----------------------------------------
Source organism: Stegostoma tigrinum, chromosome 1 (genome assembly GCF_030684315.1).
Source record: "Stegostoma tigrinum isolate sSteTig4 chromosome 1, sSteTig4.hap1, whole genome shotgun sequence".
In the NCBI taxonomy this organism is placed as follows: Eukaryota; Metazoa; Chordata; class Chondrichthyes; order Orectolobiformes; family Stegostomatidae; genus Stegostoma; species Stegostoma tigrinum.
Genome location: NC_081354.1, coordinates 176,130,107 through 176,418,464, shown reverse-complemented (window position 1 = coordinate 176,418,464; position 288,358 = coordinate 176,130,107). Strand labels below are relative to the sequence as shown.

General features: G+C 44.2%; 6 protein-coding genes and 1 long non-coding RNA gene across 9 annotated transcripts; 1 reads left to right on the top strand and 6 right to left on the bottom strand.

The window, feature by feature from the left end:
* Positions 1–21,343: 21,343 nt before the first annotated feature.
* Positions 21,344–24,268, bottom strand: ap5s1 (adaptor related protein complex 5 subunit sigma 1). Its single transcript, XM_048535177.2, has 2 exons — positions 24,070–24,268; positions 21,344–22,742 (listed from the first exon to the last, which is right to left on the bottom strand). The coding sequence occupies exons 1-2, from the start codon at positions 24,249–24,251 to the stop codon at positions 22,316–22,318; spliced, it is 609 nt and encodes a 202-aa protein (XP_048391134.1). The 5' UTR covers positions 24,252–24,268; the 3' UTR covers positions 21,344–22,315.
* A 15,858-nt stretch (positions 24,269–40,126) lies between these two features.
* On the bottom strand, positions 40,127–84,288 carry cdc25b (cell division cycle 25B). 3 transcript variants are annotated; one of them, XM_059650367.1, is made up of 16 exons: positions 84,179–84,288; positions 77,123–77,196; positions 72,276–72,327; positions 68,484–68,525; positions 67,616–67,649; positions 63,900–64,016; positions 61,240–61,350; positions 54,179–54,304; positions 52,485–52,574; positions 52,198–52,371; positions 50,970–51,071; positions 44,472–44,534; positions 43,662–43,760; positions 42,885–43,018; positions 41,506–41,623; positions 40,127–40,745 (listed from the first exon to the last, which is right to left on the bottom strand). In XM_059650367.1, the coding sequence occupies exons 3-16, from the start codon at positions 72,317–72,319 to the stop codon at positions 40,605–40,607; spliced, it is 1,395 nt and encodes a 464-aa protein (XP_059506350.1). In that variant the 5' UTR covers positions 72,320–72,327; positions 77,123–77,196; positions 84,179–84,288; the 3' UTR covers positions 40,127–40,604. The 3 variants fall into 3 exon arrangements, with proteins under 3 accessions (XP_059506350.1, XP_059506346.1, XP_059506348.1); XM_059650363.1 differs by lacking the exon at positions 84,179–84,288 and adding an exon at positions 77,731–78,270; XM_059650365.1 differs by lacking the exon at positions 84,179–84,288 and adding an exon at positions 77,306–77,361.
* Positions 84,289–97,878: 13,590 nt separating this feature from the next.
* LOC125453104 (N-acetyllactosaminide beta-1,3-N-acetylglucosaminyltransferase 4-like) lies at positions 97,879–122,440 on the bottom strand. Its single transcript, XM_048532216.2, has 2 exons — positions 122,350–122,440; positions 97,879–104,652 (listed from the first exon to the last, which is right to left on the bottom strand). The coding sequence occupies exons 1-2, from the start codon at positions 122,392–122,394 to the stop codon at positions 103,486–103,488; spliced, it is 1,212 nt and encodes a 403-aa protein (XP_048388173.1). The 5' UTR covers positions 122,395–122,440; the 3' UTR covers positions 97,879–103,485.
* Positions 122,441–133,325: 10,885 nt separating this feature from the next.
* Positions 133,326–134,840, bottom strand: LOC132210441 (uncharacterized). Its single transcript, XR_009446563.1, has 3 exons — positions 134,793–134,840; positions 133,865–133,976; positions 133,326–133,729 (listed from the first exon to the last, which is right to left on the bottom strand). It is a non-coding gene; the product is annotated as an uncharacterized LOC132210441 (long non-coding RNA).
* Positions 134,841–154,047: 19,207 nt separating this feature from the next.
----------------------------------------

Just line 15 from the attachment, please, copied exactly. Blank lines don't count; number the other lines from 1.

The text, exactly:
* Positions 134,841–154,047: 19,207 nt separating this feature from the next.